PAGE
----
Declan Donnellan and Nick Ormerod’s Cheek by Jowl have staged no fewer than thirteen of Shakespeare’s plays, and in doing so have performed across the world in English, French and Russian. The extent to which they understand their source texts is clear, and The Winter’s Tale they present to us tonight at the Citizen’s Theatre is very well-crafted, a story of destructive jealousy told with clarity that also packs a surprising final punch.

The opening half thunders by, driven by Orlando James’ Leontes, and a text that has been cut in all the right places. This story of a king of Sicilia made mad with jealousy, who rages at an imagined crime of passion between Hermione (Natalie Radmall-Quirke), his queen, and Polixenes (Edward Sayer), King of neighbouring Bohemia, moves like a storm, tumbling and rolling through its audience. James’ performance might be a little one-note for some, giving us a Leontes who is seemingly “just mad”. Yet if you strap yourself in then it’s one hell of a ride. The first half of this tale is fast and kinetic and absorbing; there’s no chance to catch your breath as this man is torn apart by his jealousy, left wifeless and childless by the workings of his own mind.

Precision cuts to the text compliment a clear visual grammar which makes updating this four-century-old-tale seem effortless. The lords wear suits, sailors work in yellow rain jackets and Leontes punctuates his soliloquies by repositioning the bodies on stage to make the workings of his jealous and sex-obsessed mind clear to the audience. There’s an astounding clarity to this production, which filters through every movement and utterance. The text is clipped, easily digestible. You really feel like you know what’s going on, yet still with no idea about what’s coming next. Donnellan and Ormerod have approached the text and its staging with considerable care, and the result is a work that you can access and get caught up in with ease.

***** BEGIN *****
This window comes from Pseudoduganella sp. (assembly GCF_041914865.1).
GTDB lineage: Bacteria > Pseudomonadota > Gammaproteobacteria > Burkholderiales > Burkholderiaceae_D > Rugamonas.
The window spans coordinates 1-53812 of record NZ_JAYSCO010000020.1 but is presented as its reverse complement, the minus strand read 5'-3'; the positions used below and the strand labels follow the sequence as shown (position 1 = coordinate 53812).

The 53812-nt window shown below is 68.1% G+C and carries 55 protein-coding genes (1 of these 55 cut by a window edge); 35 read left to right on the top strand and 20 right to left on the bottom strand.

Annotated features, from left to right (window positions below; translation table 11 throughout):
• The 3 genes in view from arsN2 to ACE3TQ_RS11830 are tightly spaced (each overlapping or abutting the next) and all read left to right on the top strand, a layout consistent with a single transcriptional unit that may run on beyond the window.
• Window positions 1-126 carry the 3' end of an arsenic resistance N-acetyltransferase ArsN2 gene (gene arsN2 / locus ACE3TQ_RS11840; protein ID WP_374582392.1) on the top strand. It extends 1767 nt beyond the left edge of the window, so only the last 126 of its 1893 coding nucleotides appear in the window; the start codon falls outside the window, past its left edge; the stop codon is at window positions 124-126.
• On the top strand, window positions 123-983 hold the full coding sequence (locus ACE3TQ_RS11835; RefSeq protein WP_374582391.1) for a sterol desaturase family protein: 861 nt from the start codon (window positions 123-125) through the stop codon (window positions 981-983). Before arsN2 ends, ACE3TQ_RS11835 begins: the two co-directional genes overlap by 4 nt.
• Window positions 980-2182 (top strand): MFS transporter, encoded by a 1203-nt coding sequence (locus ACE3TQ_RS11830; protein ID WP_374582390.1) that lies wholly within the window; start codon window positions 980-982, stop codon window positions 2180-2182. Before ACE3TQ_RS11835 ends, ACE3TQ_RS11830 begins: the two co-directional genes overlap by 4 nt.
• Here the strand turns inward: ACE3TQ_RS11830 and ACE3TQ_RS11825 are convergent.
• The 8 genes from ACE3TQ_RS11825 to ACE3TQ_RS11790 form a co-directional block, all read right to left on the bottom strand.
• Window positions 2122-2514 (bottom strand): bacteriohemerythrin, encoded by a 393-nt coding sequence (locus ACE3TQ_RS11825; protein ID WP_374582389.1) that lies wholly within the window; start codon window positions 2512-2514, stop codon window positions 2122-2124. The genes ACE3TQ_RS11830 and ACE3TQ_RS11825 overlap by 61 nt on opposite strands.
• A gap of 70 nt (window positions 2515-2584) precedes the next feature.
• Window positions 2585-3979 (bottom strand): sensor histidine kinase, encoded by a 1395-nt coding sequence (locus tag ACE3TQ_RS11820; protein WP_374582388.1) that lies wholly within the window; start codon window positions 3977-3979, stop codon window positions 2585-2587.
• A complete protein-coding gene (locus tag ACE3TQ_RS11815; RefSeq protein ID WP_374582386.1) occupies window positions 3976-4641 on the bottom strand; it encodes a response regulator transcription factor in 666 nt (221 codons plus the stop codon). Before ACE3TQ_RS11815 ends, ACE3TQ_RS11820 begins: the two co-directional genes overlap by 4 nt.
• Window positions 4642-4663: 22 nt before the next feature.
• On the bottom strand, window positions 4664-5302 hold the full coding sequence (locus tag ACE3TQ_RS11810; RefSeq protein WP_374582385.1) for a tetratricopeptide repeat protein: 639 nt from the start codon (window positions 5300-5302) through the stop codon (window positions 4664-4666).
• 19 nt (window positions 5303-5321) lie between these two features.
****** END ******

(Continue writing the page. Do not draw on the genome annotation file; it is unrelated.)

The Winter’s Tale is one part tragedy, one part comedy, moving sixteen years ahead and from the lands of Sicilia to those of Bohemia, following the journeys of Leontes’ abandoned daughter Perdita (Eleanor McLoughlin). The second half does not disappoint as the restraint of the first half gives way to something much more riotous. Large swathes of the Bard’s finest chat about sheep-shearing are left on the cutting room floor, replaced by singing, dancing and a Jeremy Kyle-esque talk-show, a convincingly staged modern pagan celebration led by Ryan Donaldson’s Autolycus. These departures from Shakespeare’s text are very welcome, getting into the spirit of Bohemia without having to carry all of the baggage.

As the tale nears its end, and the lands and families’ of Sicilia and Bohemia are reunited, Cheek by Jowl leave a sting in the tale, bringing the comedy full circle into the tragedy that preceded it. As the long-dead queen is magicked back to life to meet her daughter and forgive her husband, the whole cast embrace around the reformed family. All save for the lone figure of Mamillius (Tom Cawte), Leontes’ long-dead son, who ghosts across the stage and out into the darkness, pausing only to place his palm on his father’s head, a reminder of an action that can never be undone or forgotten.